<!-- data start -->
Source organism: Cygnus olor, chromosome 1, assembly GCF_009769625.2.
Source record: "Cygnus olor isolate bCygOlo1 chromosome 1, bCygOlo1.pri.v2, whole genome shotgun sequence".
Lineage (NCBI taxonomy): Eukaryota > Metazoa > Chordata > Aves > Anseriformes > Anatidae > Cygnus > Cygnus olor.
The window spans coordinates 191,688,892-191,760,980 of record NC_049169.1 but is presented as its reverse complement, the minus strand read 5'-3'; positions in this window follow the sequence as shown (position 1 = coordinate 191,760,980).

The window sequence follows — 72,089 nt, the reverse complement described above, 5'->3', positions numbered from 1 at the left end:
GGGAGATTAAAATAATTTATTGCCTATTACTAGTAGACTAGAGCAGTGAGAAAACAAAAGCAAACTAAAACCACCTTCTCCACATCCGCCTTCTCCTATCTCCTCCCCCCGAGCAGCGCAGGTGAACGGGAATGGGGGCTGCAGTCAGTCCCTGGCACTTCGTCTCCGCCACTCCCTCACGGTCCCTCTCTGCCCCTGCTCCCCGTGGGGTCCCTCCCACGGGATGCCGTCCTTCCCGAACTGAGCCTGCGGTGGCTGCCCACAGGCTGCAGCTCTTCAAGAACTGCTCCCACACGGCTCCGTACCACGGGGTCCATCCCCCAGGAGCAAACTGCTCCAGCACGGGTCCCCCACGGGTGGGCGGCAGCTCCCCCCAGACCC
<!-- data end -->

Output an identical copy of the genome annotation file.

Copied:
Source organism: Cygnus olor, chromosome 1, assembly GCF_009769625.2.
Source record: "Cygnus olor isolate bCygOlo1 chromosome 1, bCygOlo1.pri.v2, whole genome shotgun sequence".
Lineage (NCBI taxonomy): Eukaryota > Metazoa > Chordata > Aves > Anseriformes > Anatidae > Cygnus > Cygnus olor.
The window spans coordinates 191,688,892-191,760,980 of record NC_049169.1 but is presented as its reverse complement, the minus strand read 5'-3'; positions in this window follow the sequence as shown (position 1 = coordinate 191,760,980).

The window sequence follows — 72,089 nt, the reverse complement described above, 5'->3', positions numbered from 1 at the left end:
GGGAGATTAAAATAATTTATTGCCTATTACTAGTAGACTAGAGCAGTGAGAAAACAAAAGCAAACTAAAACCACCTTCTCCACATCCGCCTTCTCCTATCTCCTCCCCCCGAGCAGCGCAGGTGAACGGGAATGGGGGCTGCAGTCAGTCCCTGGCACTTCGTCTCCGCCACTCCCTCACGGTCCCTCTCTGCCCCTGCTCCCCGTGGGGTCCCTCCCACGGGATGCCGTCCTTCCCGAACTGAGCCTGCGGTGGCTGCCCACAGGCTGCAGCTCTTCAAGAACTGCTCCCACACGGCTCCGTACCACGGGGTCCATCCCCCAGGAGCAAACTGCTCCAGCACGGGTCCCCCACGGGTGGGCGGCAGCTCCCCCCAGACCC